September 1, 2015 cburnham

Hand Numbness

One of the most common complaints I hear from cyclists and triathletes is hand numbness while riding.  The symptoms can vary from mild numbness in a few fingers, to complete lack of feeling radiating up the arms.  Sometimes called “Cyclist Palsy,” hand numbness usually results from compression on the ulnar nerve (resulting in numbness in the pinky and ring finger), or the median nerve (resulting in numbness in the thumb, index, and middle finger).  If left unresolved, the inflammation from nerve compression can worsen and symptoms will last well after you are done with your ride.  I don’t know about you, but I like to have feelings in my hands when I am trying to reach for that bottle of recovery drink post ride.

Nerves of the hand

The most common cause and easiest to fix reason for hand numbness is from gripping the bars too tight, or not varying your hand position throughout a ride.  I recommend that cyclists relax their hands on the bar and keep their fingers loose in most situations.  Save the white knuckles for those situations where you are riding through that rock garden or over the local cobbled section.  Also, moving your hands slightly throughout a ride can relieve pressure points and help keep your hands relaxed.  It is all too easy to get locked into one position on the bike and not vary it for a 2 hour ride.  Try holding on to anything for 2 hours and see if your hands don’t go partially numb.  If you don’t feel comfortable moving your hands around then it might be more of a general fit issue (see below!).

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Another common cause of hand numbness is having too much weight on your hands. Fore and aft weight distribution on the bike is extremely important in overall comfort on the bike and can have a huge impact on hand numbness.  Many cyclists feel like this is just a case of the bars being too low, but saddle position being too far forward, too high, or the angle of the saddle being too far down can also have a huge impact on how much weight you are carrying on your hands.  Making sure your fit is as balanced as possible should always be your first step in trying to eliminate hand numbness.  It is also important to keep in mind that core strength is also a factor here, and having a cycling position that is taking into account the athlete’s ability to support their upper-body is a huge factor in finding that balanced position.

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It isn’t uncommon for cyclists to experience numbness in one hand versus the other as well.  This can often result from a cyclist having some sort of hip rotation and not sitting squarely on the bike.  Just like I stated above, the first step here is to dial in all the normal fit parameters including how well the feet are supported.  Unsupported arch or forefoot collapse can lead to internal rotation of the leg, changing hip orientation, and leading to an unbalanced position on the bike.  That can cause an athlete to carry more weight in one hand versus the other, and potentially result in hand numbness in only one hand.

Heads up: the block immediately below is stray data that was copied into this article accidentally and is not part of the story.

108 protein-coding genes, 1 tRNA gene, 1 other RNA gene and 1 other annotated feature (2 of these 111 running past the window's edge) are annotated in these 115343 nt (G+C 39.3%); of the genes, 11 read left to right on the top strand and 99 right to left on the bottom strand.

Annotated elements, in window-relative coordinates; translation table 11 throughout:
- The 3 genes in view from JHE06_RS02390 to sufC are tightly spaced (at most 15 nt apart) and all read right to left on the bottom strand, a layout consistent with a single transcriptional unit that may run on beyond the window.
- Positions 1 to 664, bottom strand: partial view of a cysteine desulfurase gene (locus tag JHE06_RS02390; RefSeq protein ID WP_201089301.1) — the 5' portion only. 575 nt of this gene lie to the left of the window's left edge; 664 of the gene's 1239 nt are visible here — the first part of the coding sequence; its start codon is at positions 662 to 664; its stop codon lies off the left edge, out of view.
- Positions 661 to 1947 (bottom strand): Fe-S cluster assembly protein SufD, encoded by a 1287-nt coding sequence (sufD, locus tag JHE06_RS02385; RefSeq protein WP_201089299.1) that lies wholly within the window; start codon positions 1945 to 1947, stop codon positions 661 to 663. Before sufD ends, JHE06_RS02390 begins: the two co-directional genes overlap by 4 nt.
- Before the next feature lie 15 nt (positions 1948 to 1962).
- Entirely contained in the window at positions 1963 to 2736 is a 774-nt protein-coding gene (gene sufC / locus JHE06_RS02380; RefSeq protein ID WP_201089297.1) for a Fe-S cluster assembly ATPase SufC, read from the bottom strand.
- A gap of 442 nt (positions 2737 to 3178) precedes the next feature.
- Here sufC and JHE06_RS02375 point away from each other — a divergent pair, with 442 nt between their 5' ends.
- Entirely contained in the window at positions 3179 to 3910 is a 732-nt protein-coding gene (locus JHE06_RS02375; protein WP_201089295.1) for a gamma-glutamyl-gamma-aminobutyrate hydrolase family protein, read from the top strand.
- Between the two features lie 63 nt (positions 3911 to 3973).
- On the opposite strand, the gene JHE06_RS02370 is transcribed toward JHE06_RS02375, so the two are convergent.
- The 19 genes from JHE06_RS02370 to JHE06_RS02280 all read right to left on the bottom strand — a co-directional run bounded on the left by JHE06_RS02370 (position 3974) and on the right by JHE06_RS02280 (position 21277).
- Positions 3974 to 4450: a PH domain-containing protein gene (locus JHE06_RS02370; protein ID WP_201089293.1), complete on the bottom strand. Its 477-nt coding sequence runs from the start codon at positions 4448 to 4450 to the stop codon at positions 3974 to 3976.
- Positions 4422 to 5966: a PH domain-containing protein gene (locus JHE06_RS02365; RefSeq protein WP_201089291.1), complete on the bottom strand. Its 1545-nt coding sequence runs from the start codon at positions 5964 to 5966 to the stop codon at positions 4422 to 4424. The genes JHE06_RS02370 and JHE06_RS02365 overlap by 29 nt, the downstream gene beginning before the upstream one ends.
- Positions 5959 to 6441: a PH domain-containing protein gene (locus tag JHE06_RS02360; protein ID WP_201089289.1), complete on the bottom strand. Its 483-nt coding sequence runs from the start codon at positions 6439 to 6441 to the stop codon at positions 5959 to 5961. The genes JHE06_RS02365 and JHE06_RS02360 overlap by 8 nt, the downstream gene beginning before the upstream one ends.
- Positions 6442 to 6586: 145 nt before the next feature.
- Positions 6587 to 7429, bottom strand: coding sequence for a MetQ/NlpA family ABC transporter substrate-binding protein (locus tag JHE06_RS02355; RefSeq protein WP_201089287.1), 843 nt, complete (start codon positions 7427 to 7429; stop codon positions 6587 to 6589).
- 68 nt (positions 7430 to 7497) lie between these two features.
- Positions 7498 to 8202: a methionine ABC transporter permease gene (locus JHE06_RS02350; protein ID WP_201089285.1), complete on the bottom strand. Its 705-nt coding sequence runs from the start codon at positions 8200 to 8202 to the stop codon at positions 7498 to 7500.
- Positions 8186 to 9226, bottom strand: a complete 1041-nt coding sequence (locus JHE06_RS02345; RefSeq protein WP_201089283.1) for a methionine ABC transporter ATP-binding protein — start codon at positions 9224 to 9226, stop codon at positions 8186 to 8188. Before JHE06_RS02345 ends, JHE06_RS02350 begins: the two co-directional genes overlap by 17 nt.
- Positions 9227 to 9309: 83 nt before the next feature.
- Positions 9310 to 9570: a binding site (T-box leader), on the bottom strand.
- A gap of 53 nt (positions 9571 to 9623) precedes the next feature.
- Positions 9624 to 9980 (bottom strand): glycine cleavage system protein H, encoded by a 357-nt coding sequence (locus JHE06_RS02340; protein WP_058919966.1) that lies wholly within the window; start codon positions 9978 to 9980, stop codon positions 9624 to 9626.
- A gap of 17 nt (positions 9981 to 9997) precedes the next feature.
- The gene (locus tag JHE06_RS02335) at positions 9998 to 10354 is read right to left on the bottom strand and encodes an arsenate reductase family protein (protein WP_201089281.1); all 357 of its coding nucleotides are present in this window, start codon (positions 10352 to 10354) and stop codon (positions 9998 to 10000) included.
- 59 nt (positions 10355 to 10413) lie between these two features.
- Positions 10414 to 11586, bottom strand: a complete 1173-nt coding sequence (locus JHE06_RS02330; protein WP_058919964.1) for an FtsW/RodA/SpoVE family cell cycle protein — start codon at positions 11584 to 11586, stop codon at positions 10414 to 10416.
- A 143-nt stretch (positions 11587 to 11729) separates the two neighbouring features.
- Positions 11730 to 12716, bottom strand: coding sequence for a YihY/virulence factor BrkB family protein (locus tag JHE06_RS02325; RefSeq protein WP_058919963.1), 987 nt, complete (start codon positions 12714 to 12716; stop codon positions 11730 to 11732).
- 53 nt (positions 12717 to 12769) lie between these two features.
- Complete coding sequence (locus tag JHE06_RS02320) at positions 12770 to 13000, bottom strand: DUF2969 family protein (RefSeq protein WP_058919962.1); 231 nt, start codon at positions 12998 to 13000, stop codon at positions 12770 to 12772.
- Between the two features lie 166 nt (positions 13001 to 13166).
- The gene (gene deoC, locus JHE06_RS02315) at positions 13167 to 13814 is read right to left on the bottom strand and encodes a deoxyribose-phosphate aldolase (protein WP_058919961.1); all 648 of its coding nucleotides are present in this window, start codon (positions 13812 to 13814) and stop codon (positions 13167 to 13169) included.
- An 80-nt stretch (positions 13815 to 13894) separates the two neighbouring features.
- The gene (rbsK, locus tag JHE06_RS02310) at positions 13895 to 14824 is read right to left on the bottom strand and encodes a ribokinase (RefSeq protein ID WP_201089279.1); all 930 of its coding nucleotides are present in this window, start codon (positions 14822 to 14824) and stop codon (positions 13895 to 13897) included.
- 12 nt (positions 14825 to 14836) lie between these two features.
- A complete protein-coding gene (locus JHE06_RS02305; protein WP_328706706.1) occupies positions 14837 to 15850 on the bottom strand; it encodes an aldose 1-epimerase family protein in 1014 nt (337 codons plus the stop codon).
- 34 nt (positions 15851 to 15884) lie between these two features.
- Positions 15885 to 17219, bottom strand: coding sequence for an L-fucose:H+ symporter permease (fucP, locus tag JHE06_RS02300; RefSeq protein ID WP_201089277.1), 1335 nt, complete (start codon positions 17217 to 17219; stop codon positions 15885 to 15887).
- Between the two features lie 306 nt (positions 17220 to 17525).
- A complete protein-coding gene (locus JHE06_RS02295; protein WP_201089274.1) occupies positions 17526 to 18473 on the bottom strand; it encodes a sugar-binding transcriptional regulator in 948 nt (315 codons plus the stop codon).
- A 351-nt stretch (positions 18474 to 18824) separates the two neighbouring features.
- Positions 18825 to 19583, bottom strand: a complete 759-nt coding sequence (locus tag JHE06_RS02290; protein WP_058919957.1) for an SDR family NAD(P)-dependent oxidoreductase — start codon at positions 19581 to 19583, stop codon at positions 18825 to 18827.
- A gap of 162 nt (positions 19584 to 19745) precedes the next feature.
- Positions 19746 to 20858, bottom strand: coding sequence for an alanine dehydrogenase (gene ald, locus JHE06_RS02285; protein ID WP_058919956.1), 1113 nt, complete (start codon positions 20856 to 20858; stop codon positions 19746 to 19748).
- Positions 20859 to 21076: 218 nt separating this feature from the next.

What about gloves?!  From my experience, gloves can often be a cause of hand numbness as well as help.  Gloves that have a lot of padding at the base of the palm right over the ulnar or median nerve can often lead to more compression and hand numbness.  In my experience, gel padding seems to worse in this regard than general foam padding.  General even padding, or no padding, seems to work better for most people.  There are also new gloves designed by hand-specialist orthopedic surgeon Dr. Kyle Bickel M.D. and made by Specialized called Grail gloves.  The gloves only have padding in the center of the palm to even out the pressure across the hand and reducing compression on the ulnar and median nerves.  I have seen mixed results with these gloves but they are definitely worth trying if you have already gone through a proper bike fit.

Grail Gloves

In all of these solutions it is important to keep in mind that if you have been experiencing hand numbness for a while and experiencing symptoms off the bike, it may take a few weeks for any inflammation in the nerves to calm down to really see the full effects of the changes.  If these fixes are not helping with the symptoms or you are experiencing persistent numbness radiating up your arms past the wrist I would recommend seeing your doctor to make sure there isn’t a nerve issue in the upper back or shoulder.  

Happy cycling!

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